Money managers are set for bond market crash.
A popular topic among pundits and the mainstream financial media has been the bond market’s liquidity or its non-liquidity, as the case may be. The world has suddenly been awaken to the fact that yield-hungry investors may be facing a disaster in shrinking dealer inventories.
Bonds in smaller, less-traded markets are beginning to fall out of favor. With the Federal Reserve’s beginning to raise U.S. interest rates, investors want to know they can sell their investments quickly in the event the debt markets turn volatile.
Furthermore, professional market participants are making the underlying markets even more illiquid by actively avoiding credit markets and resorting to derivatives.
However, one way to alleviate risk is to simply move to cash, a strategy that several money managers are currently implementing in order to ensure they aren’t one of the investors left holding the bag after the bond market crash.
Bond funds are being very defensive, They’re holding about 8 percent of their assets in cash-like securities, the highest proportion since at least 1999. The reasoning behind this is that the Federal Reserve is moving toward its first interest rate increase since 2006.
The belief is that the end of record monetary stimulus will rattle the herds of investors who invested cash into risky debt to try and get an impressive yield.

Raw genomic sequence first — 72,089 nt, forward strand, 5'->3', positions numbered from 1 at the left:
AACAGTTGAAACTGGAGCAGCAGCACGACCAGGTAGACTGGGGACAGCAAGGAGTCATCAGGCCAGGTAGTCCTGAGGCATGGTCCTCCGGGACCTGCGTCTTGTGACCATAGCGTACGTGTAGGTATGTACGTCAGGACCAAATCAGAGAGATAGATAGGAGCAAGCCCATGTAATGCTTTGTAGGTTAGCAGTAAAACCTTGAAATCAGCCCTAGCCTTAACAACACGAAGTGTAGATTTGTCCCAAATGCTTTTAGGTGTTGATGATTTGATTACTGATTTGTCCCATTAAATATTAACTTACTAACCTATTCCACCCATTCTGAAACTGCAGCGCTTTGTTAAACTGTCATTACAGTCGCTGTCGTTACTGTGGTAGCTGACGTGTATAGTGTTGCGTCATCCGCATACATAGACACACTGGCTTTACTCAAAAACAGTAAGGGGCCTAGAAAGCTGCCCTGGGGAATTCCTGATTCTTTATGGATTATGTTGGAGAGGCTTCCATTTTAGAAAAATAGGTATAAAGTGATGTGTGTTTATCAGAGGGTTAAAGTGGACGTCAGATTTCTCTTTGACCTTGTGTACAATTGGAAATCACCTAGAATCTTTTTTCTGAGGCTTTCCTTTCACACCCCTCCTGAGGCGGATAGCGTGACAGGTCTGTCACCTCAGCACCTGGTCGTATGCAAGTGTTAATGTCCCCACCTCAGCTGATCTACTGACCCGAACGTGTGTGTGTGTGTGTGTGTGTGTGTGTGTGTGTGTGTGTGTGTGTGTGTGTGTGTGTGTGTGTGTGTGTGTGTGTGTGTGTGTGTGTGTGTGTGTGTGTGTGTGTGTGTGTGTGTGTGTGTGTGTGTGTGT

Of course, the U.S. central bankers are trying to gently wean markets and companies off the current zero interest rate policies. Their idea of an ideal scenario is that the cost of borrowing will rise slowly and steadily, debt will calmly absorb the losses and corporate America will easily adjust to debt that’s a little less affordable amid an improving economy.
However, this outcome seems less and less likely as volatility in the bond market climbs. If you alter the markets for long periods of time and then you remove those alterations, you will subject the market to severe unanticipated volatility.
Additionally, record-low yields have prompted investors to pile into the same types of risky investments as they had in the past, so it may be an even bigger problem to get out when sellers will overwhelm a few buyers.
These, however, are all concerns of mutual fund managers, hedge-fund managers and other large speculators who have enjoyed a bull market in bonds for more than 30 years. An expected bond market crash and volatility will actually provide a buying opportunity for long term investors who will be able to buy bonds at deep discounts and hold them to maturity.
What should retail investors do to prepare for what’s coming next in the changing markets? Unwind all of your holdings in bond funds. Build a portfolio of high quality corporate and municipal bonds with short and medium term maturity (2-5 years) and reserve some cash for bargain purchases during an expected bond market crash.